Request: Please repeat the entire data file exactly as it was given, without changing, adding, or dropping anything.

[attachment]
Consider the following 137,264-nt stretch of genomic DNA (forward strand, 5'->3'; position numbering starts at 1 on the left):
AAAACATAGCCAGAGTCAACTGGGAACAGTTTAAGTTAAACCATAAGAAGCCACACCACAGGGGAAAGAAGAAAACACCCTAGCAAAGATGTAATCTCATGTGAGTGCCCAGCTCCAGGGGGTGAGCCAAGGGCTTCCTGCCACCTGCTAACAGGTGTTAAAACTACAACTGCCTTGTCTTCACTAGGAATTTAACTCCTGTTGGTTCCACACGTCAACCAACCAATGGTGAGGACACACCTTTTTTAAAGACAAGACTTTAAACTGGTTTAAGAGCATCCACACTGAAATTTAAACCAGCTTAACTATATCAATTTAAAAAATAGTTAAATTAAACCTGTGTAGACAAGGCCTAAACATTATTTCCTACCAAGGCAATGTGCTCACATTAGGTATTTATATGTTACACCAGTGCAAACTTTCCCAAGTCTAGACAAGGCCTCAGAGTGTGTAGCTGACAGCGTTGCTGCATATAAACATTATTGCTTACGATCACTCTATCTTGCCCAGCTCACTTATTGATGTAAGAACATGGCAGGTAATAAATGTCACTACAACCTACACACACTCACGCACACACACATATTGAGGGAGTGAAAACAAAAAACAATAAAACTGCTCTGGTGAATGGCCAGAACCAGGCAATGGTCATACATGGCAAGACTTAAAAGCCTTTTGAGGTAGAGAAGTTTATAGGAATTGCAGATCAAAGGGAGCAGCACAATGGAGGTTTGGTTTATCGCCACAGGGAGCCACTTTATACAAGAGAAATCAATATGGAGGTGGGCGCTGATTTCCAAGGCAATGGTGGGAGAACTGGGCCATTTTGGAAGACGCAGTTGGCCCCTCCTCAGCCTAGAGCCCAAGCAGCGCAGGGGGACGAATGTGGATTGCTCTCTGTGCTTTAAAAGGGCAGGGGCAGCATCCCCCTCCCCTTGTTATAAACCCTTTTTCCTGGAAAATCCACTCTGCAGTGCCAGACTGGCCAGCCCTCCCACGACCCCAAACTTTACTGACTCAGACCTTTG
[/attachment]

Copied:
Consider the following 137,264-nt stretch of genomic DNA (forward strand, 5'->3'; position numbering starts at 1 on the left):
AAAACATAGCCAGAGTCAACTGGGAACAGTTTAAGTTAAACCATAAGAAGCCACACCACAGGGGAAAGAAGAAAACACCCTAGCAAAGATGTAATCTCATGTGAGTGCCCAGCTCCAGGGGGTGAGCCAAGGGCTTCCTGCCACCTGCTAACAGGTGTTAAAACTACAACTGCCTTGTCTTCACTAGGAATTTAACTCCTGTTGGTTCCACACGTCAACCAACCAATGGTGAGGACACACCTTTTTTAAAGACAAGACTTTAAACTGGTTTAAGAGCATCCACACTGAAATTTAAACCAGCTTAACTATATCAATTTAAAAAATAGTTAAATTAAACCTGTGTAGACAAGGCCTAAACATTATTTCCTACCAAGGCAATGTGCTCACATTAGGTATTTATATGTTACACCAGTGCAAACTTTCCCAAGTCTAGACAAGGCCTCAGAGTGTGTAGCTGACAGCGTTGCTGCATATAAACATTATTGCTTACGATCACTCTATCTTGCCCAGCTCACTTATTGATGTAAGAACATGGCAGGTAATAAATGTCACTACAACCTACACACACTCACGCACACACACATATTGAGGGAGTGAAAACAAAAAACAATAAAACTGCTCTGGTGAATGGCCAGAACCAGGCAATGGTCATACATGGCAAGACTTAAAAGCCTTTTGAGGTAGAGAAGTTTATAGGAATTGCAGATCAAAGGGAGCAGCACAATGGAGGTTTGGTTTATCGCCACAGGGAGCCACTTTATACAAGAGAAATCAATATGGAGGTGGGCGCTGATTTCCAAGGCAATGGTGGGAGAACTGGGCCATTTTGGAAGACGCAGTTGGCCCCTCCTCAGCCTAGAGCCCAAGCAGCGCAGGGGGACGAATGTGGATTGCTCTCTGTGCTTTAAAAGGGCAGGGGCAGCATCCCCCTCCCCTTGTTATAAACCCTTTTTCCTGGAAAATCCACTCTGCAGTGCCAGACTGGCCAGCCCTCCCACGACCCCAAACTTTACTGACTCAGACCTTTG